It’s all change at Wentworth Club, the one-time home of the Duke of Wellington’s brother-in-law and birthplace of the Ryder Cup. Owned since 2014 by the Chinese Reignwood Group, the castellated 19th-century clubhouse has undergone a £13m top-to-toe revamp, unveiled in time for this summer’s BMW PGA Championship, the flagship event on the European golf tour.
“The last two years have seen the most significant changes in Wentworth Club’s history,” says its CEO Stephen Gibson, having only last year overseen, in consultation with former world number one Ernie Els, a dramatic redesign of the club’s famous West Course.
Of the house’s renovation, project manager Steve Inwood says, “It’s a complete makeover. Every surface – floors, ceilings, walls – is different. The clubhouse has an iconic exterior and we have retained the building’s historic features while renovating its interior to provide members with the epitome of luxury and functionality.”
Philippa Thorp of Thorp Design in Sloane Street managed the architectural direction and interior design of the project, decorating it in cool pastels, beiges and heritage tones, with Italian marble on the bars and in the bathrooms, and carpets woven in China. The men’s and ladies’ locker rooms have had a complete overhaul, there are new steam rooms, a state-of-the-art gym and a wellness spa featuring products and treatments by Bamford and Natura Bissé. The new pro shop is a world away from the functional sport’s shop-like space of old, with a boutique vibe more akin to something you’d find on Bond Street.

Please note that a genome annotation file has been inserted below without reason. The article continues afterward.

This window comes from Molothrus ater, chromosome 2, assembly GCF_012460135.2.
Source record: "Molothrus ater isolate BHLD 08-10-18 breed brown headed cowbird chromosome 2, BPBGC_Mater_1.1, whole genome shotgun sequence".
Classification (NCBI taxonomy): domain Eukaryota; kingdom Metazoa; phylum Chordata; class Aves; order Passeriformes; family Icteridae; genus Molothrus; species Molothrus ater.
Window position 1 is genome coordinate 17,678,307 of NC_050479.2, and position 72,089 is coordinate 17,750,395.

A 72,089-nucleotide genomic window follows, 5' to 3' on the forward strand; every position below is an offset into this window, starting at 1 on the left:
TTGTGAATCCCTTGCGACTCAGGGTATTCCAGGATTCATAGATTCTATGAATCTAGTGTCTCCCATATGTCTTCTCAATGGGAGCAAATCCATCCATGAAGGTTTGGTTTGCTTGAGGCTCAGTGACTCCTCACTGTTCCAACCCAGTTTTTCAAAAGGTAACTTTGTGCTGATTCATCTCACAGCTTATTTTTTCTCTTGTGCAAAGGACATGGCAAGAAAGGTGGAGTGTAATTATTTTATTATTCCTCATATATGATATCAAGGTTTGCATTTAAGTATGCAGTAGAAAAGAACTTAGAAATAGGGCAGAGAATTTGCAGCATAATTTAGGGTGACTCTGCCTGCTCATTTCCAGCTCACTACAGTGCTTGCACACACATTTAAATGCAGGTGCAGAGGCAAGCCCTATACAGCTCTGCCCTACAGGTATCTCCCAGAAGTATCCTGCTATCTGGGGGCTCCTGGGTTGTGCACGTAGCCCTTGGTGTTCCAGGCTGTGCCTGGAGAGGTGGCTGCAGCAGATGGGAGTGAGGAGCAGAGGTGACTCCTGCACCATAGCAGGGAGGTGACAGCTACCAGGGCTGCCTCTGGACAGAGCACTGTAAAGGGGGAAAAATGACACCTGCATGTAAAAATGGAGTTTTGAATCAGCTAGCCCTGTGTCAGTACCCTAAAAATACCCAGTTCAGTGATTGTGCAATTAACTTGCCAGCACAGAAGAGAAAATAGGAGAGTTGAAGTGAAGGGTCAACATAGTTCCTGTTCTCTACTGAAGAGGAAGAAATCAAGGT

Over in the club lounge, where morning coffee, afternoon tea and post-dinner drinks are served, the atmosphere is of a country-house drawing room and, along with the club bar, Burma bar, brasserie conservatory and two private dining rooms, is catered for by a team of 25 chefs.
Members of Wentworth can also enjoy the facilities at its “in town” property Ten Trinity Square, by Tower Bridge, with its Château Latour private club (Wentworth lays on Rollers to ferry members between the two properties).
The Reignwood Group ruffled feathers back in 2015, when it announced it would impose a £100,000 debenture on its current members and double annual family membership fees. But a fierce campaign against these plans saw Reignwood eventually back down. It must hope that the root-and-branch changes it has made to the clubhouse’s interiors are greeted, by contrast, with a chorus of approval.